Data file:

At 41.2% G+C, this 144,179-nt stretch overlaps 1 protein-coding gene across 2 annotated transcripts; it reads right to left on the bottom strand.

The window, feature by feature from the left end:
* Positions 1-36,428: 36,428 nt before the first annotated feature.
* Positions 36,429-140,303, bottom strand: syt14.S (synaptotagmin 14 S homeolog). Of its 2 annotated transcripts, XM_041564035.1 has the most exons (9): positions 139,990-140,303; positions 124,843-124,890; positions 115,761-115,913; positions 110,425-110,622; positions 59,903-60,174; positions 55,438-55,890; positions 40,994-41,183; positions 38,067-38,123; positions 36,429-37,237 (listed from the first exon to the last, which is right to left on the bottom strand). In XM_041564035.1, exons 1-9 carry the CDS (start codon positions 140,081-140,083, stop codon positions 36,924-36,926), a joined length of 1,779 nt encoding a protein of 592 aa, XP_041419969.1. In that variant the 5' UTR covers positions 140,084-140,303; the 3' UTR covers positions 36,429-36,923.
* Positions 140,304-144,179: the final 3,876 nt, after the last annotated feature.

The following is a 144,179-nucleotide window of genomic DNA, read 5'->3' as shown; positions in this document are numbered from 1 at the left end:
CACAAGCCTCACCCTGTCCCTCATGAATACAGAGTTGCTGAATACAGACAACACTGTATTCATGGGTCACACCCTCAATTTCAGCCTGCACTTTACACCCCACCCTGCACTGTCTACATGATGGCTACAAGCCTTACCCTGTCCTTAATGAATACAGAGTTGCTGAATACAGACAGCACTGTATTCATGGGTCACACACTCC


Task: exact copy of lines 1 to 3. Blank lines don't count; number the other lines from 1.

At 41.2% G+C, this 144,179-nt stretch overlaps 1 protein-coding gene across 2 annotated transcripts; it reads right to left on the bottom strand.

The window, feature by feature from the left end:
* Positions 1-36,428: 36,428 nt before the first annotated feature.